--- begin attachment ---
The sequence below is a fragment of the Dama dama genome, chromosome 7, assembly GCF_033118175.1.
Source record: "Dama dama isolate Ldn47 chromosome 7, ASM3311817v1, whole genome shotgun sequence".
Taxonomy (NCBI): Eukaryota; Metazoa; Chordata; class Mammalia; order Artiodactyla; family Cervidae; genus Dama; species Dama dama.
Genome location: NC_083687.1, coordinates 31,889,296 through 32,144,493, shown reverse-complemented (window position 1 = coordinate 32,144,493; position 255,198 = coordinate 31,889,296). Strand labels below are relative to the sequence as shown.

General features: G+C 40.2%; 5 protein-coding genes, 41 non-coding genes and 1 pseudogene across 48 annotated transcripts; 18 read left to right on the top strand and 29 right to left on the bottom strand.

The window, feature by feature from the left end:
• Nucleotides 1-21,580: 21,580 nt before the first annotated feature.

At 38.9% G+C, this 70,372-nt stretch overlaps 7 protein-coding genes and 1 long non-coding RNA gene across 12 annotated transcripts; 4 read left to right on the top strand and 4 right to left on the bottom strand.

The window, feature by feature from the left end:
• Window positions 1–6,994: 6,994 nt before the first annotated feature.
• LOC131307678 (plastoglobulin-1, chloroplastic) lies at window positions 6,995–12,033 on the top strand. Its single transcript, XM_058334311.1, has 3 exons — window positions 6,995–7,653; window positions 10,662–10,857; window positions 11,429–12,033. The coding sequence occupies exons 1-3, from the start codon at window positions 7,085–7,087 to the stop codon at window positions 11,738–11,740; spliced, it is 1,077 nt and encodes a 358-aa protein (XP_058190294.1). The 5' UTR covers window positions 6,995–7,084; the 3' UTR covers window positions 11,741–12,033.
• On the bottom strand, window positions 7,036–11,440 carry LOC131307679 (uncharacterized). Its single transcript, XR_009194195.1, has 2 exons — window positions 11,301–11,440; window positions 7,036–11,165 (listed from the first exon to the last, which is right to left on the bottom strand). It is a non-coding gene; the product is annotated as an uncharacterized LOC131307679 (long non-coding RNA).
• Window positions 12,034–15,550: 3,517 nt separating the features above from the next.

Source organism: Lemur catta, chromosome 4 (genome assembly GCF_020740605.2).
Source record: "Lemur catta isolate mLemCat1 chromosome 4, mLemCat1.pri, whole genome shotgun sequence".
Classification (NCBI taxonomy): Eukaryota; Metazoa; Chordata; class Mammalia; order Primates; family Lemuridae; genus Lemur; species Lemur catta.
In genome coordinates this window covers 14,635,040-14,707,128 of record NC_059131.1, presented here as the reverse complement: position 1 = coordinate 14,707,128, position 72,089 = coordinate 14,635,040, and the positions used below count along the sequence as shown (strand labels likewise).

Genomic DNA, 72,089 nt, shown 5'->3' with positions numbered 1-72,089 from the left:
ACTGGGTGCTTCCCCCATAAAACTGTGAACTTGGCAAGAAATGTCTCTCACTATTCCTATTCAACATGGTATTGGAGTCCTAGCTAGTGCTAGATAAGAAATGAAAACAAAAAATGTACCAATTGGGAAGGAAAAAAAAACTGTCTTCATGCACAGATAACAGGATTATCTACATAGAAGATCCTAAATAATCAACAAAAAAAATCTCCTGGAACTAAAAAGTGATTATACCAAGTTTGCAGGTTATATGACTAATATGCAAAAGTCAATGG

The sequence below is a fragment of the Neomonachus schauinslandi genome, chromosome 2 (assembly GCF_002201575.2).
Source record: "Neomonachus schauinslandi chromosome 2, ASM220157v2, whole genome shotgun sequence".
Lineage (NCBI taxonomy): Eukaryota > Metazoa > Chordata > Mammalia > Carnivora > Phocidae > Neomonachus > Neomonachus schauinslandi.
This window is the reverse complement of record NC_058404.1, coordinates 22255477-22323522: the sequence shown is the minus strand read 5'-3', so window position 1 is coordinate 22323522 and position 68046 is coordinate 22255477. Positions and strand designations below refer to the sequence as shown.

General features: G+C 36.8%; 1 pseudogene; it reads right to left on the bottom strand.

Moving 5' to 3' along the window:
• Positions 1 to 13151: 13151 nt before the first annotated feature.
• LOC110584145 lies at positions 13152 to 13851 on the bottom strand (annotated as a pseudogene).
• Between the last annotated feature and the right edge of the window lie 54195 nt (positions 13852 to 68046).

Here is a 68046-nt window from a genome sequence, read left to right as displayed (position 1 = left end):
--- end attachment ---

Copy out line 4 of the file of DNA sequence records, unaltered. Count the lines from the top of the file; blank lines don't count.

Genome location: NC_083687.1, coordinates 31,889,296 through 32,144,493, shown reverse-complemented (window position 1 = coordinate 32,144,493; position 255,198 = coordinate 31,889,296). Strand labels below are relative to the sequence as shown.